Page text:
The overall integration process has been prolonged since the FBR POS scheme was started. Figure-4 shows the number of POS 7 installed in each province. Punjab’s T-1R has the highest number of POS installed to facilitate the consumers via verified receipts, with a shared 61 percent of total POS installed in Pakistan. Punjab is followed by Sindh with 17 percent of changes, while Islamabad has the highest share of installed POS in terms of population, with a 15.2 percent share of total POS. Khyber Pakhtunkhwa and Baluchistan have the lowest share of installed POS systems8.
We further analysed POS-installed city-level data via a real-time tracking app where cities are raked via the size of the 8 population, with the top 30 most populated cities of Pakistan selected via population census, 2017 (See Table – 1). The recorded POS installed data was reviewed twice.
First, it was collected in earlier January, and secondly, in February 2022 to calculate the growth rate of POS installation across the cities. The highest growth number was recorded for Mardan and Larkana, with 10 and 8.3 percent, respectively. In contrast, the highest number of POS installed for Islamabad is 54, Islamabad is followed by Karachi and Faisalabad with 31 and 28 respectively. This analysis aims to show the speed of the integration process. Overall the integration process is very slow, with the growth rate of POS installation is less than 1 percent.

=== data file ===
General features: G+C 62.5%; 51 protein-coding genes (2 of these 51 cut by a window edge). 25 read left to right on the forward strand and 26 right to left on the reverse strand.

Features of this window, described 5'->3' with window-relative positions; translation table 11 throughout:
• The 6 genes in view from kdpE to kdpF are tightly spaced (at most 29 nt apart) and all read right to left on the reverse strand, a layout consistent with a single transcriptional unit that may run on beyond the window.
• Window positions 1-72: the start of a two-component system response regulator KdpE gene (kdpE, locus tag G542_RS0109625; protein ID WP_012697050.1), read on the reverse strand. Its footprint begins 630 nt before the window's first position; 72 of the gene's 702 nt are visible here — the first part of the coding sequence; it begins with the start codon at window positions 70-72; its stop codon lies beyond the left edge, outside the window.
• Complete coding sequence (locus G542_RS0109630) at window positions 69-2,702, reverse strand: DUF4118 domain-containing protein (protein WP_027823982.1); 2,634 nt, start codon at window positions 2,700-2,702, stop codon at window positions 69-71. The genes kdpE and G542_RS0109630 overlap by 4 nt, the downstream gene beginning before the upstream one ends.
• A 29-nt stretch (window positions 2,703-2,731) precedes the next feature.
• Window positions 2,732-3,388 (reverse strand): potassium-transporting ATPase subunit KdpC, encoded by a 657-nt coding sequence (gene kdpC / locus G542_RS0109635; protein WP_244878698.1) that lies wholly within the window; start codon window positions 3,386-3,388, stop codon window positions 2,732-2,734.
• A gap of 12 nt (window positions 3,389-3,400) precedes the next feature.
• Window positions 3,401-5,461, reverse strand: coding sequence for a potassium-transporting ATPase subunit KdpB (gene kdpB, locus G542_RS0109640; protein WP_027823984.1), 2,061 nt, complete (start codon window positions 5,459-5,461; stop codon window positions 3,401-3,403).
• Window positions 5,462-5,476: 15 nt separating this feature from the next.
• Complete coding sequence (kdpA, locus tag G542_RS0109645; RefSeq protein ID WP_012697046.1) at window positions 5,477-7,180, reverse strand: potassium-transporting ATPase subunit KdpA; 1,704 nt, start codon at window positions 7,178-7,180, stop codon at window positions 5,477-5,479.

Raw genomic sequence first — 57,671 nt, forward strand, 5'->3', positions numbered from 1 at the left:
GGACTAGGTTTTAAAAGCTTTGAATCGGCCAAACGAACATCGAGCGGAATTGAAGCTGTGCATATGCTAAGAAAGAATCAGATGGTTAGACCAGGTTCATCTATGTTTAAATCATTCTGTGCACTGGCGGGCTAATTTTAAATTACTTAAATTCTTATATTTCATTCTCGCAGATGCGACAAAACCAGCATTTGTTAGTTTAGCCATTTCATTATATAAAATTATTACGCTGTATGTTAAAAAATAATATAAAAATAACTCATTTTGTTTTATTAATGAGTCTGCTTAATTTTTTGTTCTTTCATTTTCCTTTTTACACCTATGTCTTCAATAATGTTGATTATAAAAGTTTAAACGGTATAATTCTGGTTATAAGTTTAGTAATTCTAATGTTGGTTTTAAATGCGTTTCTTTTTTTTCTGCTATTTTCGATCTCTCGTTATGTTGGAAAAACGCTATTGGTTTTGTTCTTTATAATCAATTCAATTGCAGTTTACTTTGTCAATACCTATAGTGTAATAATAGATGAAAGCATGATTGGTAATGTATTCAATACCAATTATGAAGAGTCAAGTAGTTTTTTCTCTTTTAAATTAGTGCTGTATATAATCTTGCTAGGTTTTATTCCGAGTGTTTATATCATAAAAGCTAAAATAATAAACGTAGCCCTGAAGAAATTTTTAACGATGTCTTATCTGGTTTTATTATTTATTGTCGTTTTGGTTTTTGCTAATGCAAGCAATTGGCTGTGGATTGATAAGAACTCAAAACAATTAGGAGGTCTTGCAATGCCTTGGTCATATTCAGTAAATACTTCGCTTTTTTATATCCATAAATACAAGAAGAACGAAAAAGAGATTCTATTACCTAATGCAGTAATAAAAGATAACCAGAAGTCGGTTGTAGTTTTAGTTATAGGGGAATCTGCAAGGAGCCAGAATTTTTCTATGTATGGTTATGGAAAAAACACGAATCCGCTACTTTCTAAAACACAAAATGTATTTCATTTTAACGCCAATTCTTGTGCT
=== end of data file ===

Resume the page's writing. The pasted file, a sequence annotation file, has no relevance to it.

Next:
8These calculations are based on top 30 populated cities of Pakistan (based on census, 2017). (not total installed POS in the country).
Furthermore, the population share of 1 POS machine is also very low. For example, with an urban population size of 15 million, Karachi has only 1171 POS installed outlets in the whole Karachi. Similarly, only 1 POS-connected outlet facilitates around 6514 heads in Lahore. The treemap shows the share of cities connected with POS.
Fig. 5. Treemap of POS Connected Retailers (City wise)
The FBR is making every effort to get closer to achieving PKR 6 Trillion revenue by the end of the fiscal year 2022. In this regard, FRB has issued 7 Sales Tax General Orders (STGO) for T-1R to be integrated with FBR’s POS system (see Figure 4). The STGOs 9 identify the list of retailers who fall under the category of T-1R but are not yet integrated into the system and operationalise the provision of law. The first STGO was issued in August (2021) and identifies 6763 retailers to be integrated into the system. FBR has decided to disallow 60 percent of input adjustment for non-integrated retailers.